In Monroe Guaranty, undisputed extrinsic evidence established that an event causing property damage took place prior to the inception of Monroe Guaranty’s policy. Id. at 197-98. Nonetheless, the Monroe Guaranty Court held that the proffered extrinsic evidence of the stipulation of the date that an event occurred could not be considered because it overlapped with the merits. In this regard, the Monroe Guaranty Court opined:
A dispute as to when property damage occurs also implicates whether property damage occurred on that date, forcing the insured to confess damages at a particular date to invoke coverage, when its position may very well be that no damage was sustained at all.
Id. Accordingly, the Monroe Guaranty Court refused to consider the extrinsic evidence that could have exculpated the insurer from providing a defense and held that the insurer owed its insured a duty to defend. Id. at 204.
In the 3½ month aftermath of the issuance of the Monroe Guaranty opinion, the issue of whether to consider extrinsic evidence in determining the duty to defend has been analyzed by four courts. The immediate takeaway is that, on the one hand, for three of the cases, the new rule does not change anything—e.g., artful pleading to manufacture a duty to defend appears to be alive and thriving—however, on the other hand, the use of extrinsic evidence appears to be well-suited to deal with situations such as a claim against an insured predating the inception of a claims-made policy.
For example, simultaneously with the issuance of its Monroe Guaranty opinion, the Texas Supreme Court handed down its decision in Pharr-San Juan-Alamo Independent School Dist. v. Texas Political Subdivisions Property/Casualty Joint Self-Ins. Fund, 642 S.W.3d 466 (Tex. 2022), which refused to consider extrinsic evidence and applied the eight-corner rule to conclude that the allegations that an accident involving the negligent use of a golf cart did not allege a claim for coverage under the auto policy. Id. at 477. On this point, the Pharr-San Juan Court held that none of the Monroe Guaranty factors permitted such extrinsic evidence consideration because no gap existed in the pleadings. Id. at 477-78.
Shortly after Monroe Guaranty was decided, Dallas federal district judge Jayne Boyle was presented with the situation as to whether to consider extrinsic evidence in determining the duty to defend in Knife River Corp.—South v. Zurich American Ins. Co., 2022 WL 686625 (N.D. Tex. 2022). Knife River involved a declaratory judgment action over whether an insurer provided coverage to a putative additional insured, Knife River. Id. at *2. As it related to the duty to defend, the insurer wanted to introduce extrinsic evidence of a subcontract to demonstrate that Knife River did not qualify as an additional insured under the operative policy. Id. at *9.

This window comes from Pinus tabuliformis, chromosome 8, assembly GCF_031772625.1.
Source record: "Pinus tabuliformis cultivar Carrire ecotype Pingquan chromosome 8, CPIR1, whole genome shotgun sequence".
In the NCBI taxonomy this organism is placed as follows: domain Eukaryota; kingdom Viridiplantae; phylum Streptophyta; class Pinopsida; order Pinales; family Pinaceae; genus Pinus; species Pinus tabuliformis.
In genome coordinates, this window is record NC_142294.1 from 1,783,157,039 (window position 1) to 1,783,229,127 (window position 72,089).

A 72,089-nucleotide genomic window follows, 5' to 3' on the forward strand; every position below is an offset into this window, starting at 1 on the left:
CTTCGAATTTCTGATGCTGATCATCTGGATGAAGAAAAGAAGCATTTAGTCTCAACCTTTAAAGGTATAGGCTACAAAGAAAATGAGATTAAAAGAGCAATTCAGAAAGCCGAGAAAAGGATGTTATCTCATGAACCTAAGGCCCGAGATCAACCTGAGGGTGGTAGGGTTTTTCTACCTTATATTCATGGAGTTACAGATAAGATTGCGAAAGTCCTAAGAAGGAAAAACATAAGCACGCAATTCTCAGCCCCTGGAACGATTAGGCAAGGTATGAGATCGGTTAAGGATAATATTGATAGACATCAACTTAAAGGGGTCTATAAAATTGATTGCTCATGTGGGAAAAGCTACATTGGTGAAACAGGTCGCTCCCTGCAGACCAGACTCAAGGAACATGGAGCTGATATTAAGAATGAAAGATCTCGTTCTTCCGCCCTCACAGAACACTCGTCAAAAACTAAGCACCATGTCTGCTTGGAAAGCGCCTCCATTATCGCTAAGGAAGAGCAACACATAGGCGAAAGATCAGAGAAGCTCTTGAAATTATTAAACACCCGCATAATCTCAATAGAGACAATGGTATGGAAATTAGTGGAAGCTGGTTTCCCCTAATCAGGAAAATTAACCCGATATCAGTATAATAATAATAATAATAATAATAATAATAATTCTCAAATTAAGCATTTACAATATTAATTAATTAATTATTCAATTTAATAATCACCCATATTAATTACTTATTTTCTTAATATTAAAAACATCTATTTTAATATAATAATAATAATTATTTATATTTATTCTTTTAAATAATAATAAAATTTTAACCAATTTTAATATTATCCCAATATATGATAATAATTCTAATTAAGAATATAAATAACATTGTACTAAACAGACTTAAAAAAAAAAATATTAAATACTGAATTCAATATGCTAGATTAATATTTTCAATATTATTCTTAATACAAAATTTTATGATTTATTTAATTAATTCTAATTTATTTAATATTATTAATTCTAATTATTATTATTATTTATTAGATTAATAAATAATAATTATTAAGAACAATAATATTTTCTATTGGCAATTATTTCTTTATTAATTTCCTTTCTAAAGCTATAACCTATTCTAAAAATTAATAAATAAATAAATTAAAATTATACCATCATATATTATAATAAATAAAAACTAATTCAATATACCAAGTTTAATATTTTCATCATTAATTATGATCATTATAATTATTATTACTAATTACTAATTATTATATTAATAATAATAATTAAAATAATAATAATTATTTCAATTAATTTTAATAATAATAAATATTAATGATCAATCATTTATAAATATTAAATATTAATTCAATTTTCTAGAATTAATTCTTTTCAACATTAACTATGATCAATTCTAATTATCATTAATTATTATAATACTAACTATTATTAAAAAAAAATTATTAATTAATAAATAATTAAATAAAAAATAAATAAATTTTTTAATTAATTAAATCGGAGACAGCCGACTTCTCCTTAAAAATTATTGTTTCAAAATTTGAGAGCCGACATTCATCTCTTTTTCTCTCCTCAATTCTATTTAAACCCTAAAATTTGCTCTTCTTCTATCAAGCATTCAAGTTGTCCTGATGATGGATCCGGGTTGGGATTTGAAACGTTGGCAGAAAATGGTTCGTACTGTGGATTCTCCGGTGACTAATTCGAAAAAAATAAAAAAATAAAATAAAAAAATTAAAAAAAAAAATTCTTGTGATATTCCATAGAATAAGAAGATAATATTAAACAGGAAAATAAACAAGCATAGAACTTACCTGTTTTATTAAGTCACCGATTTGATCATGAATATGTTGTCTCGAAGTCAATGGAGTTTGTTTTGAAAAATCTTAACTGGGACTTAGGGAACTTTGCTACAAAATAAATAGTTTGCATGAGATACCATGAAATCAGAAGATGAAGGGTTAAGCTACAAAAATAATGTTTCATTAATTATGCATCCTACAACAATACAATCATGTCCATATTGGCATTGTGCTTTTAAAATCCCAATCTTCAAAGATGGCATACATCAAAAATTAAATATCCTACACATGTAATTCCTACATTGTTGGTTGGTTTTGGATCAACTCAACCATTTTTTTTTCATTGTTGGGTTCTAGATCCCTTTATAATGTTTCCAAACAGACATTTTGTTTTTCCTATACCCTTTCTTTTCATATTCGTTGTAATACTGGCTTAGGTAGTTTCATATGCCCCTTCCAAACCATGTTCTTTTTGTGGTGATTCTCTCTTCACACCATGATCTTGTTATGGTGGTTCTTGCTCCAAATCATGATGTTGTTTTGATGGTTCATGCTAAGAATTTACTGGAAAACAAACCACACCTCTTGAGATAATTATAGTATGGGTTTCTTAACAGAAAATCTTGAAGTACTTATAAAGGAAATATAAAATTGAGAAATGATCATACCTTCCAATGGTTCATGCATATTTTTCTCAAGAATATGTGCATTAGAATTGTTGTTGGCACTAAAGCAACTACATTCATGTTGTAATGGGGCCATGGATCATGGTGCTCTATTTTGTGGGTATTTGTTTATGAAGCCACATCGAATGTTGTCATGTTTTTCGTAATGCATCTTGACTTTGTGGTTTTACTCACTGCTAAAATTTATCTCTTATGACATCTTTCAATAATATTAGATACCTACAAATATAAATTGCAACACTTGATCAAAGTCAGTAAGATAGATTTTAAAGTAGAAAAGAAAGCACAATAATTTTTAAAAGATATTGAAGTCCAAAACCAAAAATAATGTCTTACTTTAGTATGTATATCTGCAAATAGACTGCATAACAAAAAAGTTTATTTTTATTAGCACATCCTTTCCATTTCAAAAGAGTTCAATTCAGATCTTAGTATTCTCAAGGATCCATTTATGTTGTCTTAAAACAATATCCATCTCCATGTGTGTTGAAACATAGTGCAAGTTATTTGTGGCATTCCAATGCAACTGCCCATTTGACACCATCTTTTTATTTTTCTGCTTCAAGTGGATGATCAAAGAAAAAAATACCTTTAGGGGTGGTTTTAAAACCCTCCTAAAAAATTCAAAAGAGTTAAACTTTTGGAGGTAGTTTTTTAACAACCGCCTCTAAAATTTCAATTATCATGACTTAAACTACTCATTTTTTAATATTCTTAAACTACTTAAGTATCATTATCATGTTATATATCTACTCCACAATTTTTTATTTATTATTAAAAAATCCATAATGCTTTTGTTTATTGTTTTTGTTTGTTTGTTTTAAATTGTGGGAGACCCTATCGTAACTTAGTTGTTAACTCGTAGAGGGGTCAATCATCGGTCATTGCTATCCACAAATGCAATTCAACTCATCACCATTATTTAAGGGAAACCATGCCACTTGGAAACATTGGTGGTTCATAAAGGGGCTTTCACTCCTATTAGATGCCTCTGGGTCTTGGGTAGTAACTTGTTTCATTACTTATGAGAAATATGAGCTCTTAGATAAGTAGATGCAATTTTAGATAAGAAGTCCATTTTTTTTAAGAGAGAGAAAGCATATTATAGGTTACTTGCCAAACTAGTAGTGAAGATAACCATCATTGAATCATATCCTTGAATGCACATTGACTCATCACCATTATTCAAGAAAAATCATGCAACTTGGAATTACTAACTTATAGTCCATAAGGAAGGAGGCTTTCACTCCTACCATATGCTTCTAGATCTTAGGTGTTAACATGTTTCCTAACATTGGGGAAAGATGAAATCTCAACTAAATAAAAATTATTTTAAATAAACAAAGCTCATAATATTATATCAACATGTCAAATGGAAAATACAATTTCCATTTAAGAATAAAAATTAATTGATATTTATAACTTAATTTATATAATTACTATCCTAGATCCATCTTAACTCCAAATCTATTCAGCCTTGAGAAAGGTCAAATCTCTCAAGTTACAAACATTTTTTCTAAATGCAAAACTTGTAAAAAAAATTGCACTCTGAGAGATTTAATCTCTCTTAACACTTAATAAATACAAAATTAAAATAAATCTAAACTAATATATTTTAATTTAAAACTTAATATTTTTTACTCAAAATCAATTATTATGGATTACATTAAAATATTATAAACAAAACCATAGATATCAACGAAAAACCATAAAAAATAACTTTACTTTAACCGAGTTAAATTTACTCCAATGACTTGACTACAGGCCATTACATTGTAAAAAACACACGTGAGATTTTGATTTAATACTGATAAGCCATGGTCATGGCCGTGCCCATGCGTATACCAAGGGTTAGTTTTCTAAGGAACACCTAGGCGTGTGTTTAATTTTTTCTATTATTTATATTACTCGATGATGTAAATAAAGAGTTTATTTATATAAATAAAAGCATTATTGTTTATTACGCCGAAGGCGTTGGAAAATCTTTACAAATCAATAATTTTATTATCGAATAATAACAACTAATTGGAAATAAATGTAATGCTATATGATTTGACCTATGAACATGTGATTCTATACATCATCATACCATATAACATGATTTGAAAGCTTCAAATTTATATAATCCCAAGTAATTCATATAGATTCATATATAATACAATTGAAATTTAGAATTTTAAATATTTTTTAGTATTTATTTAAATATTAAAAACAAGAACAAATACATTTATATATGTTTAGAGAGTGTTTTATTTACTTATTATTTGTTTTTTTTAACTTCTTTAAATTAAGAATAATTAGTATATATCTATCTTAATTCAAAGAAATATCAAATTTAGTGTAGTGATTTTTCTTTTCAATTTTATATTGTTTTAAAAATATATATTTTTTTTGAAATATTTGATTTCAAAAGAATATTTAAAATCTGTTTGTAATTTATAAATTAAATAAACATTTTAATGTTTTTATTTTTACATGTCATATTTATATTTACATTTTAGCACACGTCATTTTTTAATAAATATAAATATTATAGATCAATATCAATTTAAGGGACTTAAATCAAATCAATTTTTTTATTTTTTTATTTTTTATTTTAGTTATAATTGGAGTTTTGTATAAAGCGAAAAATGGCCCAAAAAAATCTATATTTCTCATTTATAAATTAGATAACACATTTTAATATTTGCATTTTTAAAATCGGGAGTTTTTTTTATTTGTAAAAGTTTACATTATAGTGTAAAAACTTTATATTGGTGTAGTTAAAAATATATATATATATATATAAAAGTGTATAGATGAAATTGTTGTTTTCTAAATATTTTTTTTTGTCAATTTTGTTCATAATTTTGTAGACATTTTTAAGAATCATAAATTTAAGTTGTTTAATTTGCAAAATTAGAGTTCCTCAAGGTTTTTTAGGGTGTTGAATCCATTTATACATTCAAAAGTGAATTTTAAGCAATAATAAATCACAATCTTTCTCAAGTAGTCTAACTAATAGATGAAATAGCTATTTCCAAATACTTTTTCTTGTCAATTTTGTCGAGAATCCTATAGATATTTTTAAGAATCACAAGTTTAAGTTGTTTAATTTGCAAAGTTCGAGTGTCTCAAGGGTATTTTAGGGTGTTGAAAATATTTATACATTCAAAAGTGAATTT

On these facts, District Judge Boyle analyzed Monroe Guaranty and she refused to consider the subcontract as extrinsic evidence to determine the duty to defend because the subcontract involved allocating responsibility for the placement of a sign, which the court ruled overlapped with the merits of whether Knife River was liable. Id. at *8. Resorting to a strict 8-corner analysis, the court denied the insurer’s motion to dismiss on the basis that it did not owe a duty to defend. Id. at *10.
In the first artful pleading case considered post-Monroe Guaranty, another Dallas federal district judge, Sam A. Lindsay, did not even cite to Monroe Guaranty in finding a duty to defend in Certain Underwriters at Lloyd’s London v. Keystone Development, LLC, 2022 WL 865891 (N.D. Tex. 2022). Keystone Development involved a situation where the operative policy insuring a condominium developer contained an exclusion that precluded coverage for projects consisting of over 25 units, however, there were 39 units in the particular development. Id. at *2. After receiving the insurer’s motion for summary judgment that no duty to defend existed based on this exclusion, the plaintiff in the underlying construction defect case artfully amended its pleadings to allege that the development consisted of two projects, one with 24 units and the other with 15 units. Id. at **2, 4.